An ecocentric view

The way we see the world shapes the way we treat it. If a mountain is a deity, not a pile of ore; if a river is one of the veins of the land, not potential irrigation water; if a forest is a sacred grove, not timber; if other species are biological kin, not resources; or if the planet is our mother, not an opportunity – then we will treat each other with greater respect. This is the challenge, to look at the world from a different perspective.  David Suzuki

Our ‘normal’ unthinking worldview in the West tends to put humans at the top of a pyramid, with other-than-human species and indeed the earth herself below us and somehow put here for our use, as a resource. This human-centric perspective has not been helped by the Judaeo-Christian idea, deeply embedded in our cultural heritage, that we have somehow been granted by divine decree ‘dominion over the animals’. We are privileged, the story goes, to have an innate moral superiority that means that of course we are ‘above’ the animals that share our home – and therefore can do what we like to them.

We’ve also inherited a Cartesian worldview that separates matter from spirit, nature and the other-than-human species from humans. In addition, in our materialistic culture, nothing is sacred.

We tend to think in hierarchical terms. Depictions of the food chain generally put humans at the top too, now that we’ve removed all the other ‘apex predators’, and the food chain itself does depend on a ‘trophic cascade’ of species. However, we also know that removal of one even minor element in that cascade can cause havoc in the rest of the ecosystem (there are many examples of this available online).

Leaving aside that hierarchy and viewing it horizontally, as it were, an ecosystem is not made up of a unidimensional pyramid, but of a vast web of species and individuals, often overlapping, and each unique and essential: the relationships and interactions between them are crucial to the healthy functioning of the whole web.

And we have now nearly destroyed not only so many species, but the ecosphere itself, and its ability to support life. To my mind, this is connected with the hierarchical view. So from an ecocentric perspective, we urgently have to challenge this anthropocentric model. How would it be if we truly saw this planet’s life as an all-enveloping web; a multidimensional spherical model with no top and no bottom?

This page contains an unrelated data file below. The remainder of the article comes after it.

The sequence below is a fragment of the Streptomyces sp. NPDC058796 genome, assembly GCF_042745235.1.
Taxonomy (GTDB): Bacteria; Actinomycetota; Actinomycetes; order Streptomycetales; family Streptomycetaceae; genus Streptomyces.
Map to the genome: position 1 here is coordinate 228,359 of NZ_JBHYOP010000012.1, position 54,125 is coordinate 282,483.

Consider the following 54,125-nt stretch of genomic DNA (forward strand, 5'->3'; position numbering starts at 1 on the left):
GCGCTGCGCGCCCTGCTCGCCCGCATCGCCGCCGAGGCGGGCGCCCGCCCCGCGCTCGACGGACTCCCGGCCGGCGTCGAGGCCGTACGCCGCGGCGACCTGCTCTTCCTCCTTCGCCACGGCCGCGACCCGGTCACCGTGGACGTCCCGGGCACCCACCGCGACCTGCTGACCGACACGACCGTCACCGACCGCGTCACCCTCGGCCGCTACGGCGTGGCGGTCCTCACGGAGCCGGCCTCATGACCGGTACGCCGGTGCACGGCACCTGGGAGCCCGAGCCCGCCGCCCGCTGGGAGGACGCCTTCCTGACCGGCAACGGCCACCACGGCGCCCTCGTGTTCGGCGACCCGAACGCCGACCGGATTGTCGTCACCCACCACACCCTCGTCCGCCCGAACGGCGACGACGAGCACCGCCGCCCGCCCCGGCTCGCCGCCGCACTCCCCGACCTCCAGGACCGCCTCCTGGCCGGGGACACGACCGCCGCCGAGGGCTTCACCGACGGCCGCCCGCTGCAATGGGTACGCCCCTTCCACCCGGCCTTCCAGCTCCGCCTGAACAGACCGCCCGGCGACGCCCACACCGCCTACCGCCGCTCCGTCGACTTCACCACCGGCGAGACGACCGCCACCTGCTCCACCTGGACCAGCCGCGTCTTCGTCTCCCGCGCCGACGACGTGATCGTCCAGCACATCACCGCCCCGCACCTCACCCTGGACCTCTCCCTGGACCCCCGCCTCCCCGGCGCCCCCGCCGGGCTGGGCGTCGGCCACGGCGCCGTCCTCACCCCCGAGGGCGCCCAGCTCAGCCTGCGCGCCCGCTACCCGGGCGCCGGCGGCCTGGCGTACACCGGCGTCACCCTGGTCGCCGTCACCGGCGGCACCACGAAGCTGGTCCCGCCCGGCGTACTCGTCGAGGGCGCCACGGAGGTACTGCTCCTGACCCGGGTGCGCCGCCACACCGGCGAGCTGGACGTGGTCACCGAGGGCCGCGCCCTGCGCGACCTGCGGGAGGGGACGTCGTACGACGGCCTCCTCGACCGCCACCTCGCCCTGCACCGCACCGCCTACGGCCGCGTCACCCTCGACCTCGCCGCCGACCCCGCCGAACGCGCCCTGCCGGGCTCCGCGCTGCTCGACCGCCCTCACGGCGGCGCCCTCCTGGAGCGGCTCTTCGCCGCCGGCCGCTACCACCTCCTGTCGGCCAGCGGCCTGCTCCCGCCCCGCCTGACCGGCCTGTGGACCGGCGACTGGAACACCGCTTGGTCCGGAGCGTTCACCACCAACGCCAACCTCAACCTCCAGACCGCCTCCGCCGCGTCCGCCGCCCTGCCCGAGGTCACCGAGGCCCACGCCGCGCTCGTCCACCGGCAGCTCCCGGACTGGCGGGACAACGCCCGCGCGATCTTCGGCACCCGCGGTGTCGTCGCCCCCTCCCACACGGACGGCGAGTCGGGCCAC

And if we saw everything enveloped in and contributing to it as sacred? From a metaphysical perspective, the material web is a reflection of underlying networks of relationship on subtle planes. We could say that everything is relationship; everything is, in its own way, conscious; and everything is sacred.

‘At times I feel as if I am spread out over the landscape and inside things, and am myself living in every tree, in the splashing of the waves, in the clouds and the animals that come and go, in the procession of the seasons. There is nothing… with which I am not linked.’ (Carl Jung, in Memories, Dreams, Reflections)

Whether or not we know it, we are constantly in reciprocal relationship with all that lives. We really are all in this together in what Buddhism calls a web of [inter]dependent co-arising; more, we are one another. Of course, this is true on a literal level: we breathe each other’s air, and drink water that has passed through so many others, we eat plants (or animals) that have themselves recycled the elements of earth, water, air and sunlight, as we will in our turn.

We incorporate, for our brief lifetime, atoms that have belonged to someone (in the broadest sense) else; when we die, we will be passing them on. We are also, apparently, more wave than particle – but the waves that travel through us are not ours alone. From a spiritual and psychological perspective, the ecosystem happens on many levels, more and more subtle, as well as on the material level.